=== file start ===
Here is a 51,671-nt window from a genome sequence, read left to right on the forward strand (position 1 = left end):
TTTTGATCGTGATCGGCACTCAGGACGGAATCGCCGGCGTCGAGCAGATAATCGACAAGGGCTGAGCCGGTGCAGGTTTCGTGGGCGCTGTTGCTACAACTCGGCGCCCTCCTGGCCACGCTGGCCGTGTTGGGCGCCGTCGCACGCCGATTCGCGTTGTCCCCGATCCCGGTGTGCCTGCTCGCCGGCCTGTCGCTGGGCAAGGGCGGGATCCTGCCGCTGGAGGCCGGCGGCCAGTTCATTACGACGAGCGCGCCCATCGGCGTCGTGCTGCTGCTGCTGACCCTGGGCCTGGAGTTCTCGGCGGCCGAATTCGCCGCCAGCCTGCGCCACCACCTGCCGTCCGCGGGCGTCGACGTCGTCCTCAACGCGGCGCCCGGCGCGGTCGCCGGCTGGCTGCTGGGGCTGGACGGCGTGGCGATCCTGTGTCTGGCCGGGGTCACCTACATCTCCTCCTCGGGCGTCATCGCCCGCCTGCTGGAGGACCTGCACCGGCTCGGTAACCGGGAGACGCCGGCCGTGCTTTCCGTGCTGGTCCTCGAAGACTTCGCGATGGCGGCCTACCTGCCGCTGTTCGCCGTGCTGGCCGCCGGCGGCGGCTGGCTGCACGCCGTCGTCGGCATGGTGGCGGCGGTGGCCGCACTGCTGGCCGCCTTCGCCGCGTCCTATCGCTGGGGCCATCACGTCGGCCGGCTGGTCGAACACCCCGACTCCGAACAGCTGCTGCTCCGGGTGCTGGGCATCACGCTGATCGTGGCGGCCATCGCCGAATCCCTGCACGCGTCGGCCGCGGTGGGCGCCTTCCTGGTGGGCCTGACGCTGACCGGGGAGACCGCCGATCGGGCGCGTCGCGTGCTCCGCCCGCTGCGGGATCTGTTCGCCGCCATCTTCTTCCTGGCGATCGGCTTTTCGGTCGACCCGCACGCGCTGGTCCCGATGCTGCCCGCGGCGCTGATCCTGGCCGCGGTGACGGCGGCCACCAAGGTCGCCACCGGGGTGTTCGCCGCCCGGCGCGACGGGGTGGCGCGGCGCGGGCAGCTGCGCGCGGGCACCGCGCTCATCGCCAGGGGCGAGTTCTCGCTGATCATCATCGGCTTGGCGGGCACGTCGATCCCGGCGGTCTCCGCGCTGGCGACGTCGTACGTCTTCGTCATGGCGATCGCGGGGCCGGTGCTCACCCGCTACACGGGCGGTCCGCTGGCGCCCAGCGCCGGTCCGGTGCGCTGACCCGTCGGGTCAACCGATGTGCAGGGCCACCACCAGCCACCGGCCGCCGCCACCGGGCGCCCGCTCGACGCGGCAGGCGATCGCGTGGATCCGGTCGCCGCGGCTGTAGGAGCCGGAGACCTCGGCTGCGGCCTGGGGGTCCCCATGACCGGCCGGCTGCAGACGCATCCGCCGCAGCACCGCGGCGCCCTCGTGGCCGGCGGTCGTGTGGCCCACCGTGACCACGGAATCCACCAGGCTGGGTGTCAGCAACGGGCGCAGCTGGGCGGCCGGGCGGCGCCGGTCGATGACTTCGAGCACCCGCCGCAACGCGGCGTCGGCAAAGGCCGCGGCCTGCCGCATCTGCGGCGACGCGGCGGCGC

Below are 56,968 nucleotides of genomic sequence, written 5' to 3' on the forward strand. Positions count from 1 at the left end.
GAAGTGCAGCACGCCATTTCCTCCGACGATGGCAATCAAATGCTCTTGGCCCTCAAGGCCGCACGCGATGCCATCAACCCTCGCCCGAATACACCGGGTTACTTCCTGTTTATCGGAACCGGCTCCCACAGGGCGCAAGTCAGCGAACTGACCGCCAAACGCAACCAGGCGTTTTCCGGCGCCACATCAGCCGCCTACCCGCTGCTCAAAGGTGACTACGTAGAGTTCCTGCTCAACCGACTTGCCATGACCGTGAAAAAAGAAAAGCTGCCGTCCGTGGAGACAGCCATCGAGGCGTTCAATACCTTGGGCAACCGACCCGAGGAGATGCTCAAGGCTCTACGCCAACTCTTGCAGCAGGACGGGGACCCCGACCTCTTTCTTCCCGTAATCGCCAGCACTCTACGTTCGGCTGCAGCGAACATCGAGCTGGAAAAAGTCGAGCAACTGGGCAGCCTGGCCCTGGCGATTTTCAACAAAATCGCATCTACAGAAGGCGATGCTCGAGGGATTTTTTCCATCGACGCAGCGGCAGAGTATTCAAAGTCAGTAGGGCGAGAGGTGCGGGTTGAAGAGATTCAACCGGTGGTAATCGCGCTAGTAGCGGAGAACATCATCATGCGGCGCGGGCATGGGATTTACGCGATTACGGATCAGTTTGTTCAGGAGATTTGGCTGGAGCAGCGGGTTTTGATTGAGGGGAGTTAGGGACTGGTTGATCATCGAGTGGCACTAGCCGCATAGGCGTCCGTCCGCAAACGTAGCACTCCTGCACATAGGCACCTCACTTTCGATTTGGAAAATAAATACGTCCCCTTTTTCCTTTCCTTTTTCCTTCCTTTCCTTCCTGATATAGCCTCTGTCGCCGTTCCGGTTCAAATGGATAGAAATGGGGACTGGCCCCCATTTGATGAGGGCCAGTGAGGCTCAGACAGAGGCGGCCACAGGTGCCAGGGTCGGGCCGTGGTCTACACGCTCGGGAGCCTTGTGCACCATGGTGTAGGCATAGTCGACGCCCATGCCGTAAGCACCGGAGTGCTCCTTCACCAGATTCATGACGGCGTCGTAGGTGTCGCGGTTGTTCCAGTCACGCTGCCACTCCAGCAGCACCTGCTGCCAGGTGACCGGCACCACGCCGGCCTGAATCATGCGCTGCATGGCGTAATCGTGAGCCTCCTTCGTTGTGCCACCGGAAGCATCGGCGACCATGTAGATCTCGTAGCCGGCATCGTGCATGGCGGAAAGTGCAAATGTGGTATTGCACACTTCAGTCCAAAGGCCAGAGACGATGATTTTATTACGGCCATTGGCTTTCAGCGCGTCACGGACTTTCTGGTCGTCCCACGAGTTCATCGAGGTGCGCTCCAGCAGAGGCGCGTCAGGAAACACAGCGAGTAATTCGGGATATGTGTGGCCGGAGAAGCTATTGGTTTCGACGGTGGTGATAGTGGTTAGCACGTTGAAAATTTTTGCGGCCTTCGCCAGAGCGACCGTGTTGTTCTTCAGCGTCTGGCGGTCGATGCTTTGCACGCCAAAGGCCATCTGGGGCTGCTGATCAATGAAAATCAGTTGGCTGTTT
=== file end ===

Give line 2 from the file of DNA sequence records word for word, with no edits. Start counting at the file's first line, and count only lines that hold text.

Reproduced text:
TTTTGATCGTGATCGGCACTCAGGACGGAATCGCCGGCGTCGAGCAGATAATCGACAAGGGCTGAGCCGGTGCAGGTTTCGTGGGCGCTGTTGCTACAACTCGGCGCCCTCCTGGCCACGCTGGCCGTGTTGGGCGCCGTCGCACGCCGATTCGCGTTGTCCCCGATCCCGGTGTGCCTGCTCGCCGGCCTGTCGCTGGGCAAGGGCGGGATCCTGCCGCTGGAGGCCGGCGGCCAGTTCATTACGACGAGCGCGCCCATCGGCGTCGTGCTGCTGCTGCTGACCCTGGGCCTGGAGTTCTCGGCGGCCGAATTCGCCGCCAGCCTGCGCCACCACCTGCCGTCCGCGGGCGTCGACGTCGTCCTCAACGCGGCGCCCGGCGCGGTCGCCGGCTGGCTGCTGGGGCTGGACGGCGTGGCGATCCTGTGTCTGGCCGGGGTCACCTACATCTCCTCCTCGGGCGTCATCGCCCGCCTGCTGGAGGACCTGCACCGGCTCGGTAACCGGGAGACGCCGGCCGTGCTTTCCGTGCTGGTCCTCGAAGACTTCGCGATGGCGGCCTACCTGCCGCTGTTCGCCGTGCTGGCCGCCGGCGGCGGCTGGCTGCACGCCGTCGTCGGCATGGTGGCGGCGGTGGCCGCACTGCTGGCCGCCTTCGCCGCGTCCTATCGCTGGGGCCATCACGTCGGCCGGCTGGTCGAACACCCCGACTCCGAACAGCTGCTGCTCCGGGTGCTGGGCATCACGCTGATCGTGGCGGCCATCGCCGAATCCCTGCACGCGTCGGCCGCGGTGGGCGCCTTCCTGGTGGGCCTGACGCTGACCGGGGAGACCGCCGATCGGGCGCGTCGCGTGCTCCGCCCGCTGCGGGATCTGTTCGCCGCCATCTTCTTCCTGGCGATCGGCTTTTCGGTCGACCCGCACGCGCTGGTCCCGATGCTGCCCGCGGCGCTGATCCTGGCCGCGGTGACGGCGGCCACCAAGGTCGCCACCGGGGTGTTCGCCGCCCGGCGCGACGGGGTGGCGCGGCGCGGGCAGCTGCGCGCGGGCACCGCGCTCATCGCCAGGGGCGAGTTCTCGCTGATCATCATCGGCTTGGCGGGCACGTCGATCCCGGCGGTCTCCGCGCTGGCGACGTCGTACGTCTTCGTCATGGCGATCGCGGGGCCGGTGCTCACCCGCTACACGGGCGGTCCGCTGGCGCCCAGCGCCGGTCCGGTGCGCTGACCCGTCGGGTCAACCGATGTGCAGGGCCACCACCAGCCACCGGCCGCCGCCACCGGGCGCCCGCTCGACGCGGCAGGCGATCGCGTGGATCCGGTCGCCGCGGCTGTAGGAGCCGGAGACCTCGGCTGCGGCCTGGGGGTCCCCATGACCGGCCGGCTGCAGACGCATCCGCCGCAGCACCGCGGCGCCCTCGTGGCCGGCGGTCGTGTGGCCCACCGTGACCACGGAATCCACCAGGCTGGGTGTCAGCAACGGGCGCAGCTGGGCGGCCGGGCGGCGCCGGTCGATGACTTCGAGCACCCGCCGCAACGCGGCGTCGGCAAAGGCCGCGGCCTGCCGCATCTGCGGCGACGCGGCGGCGC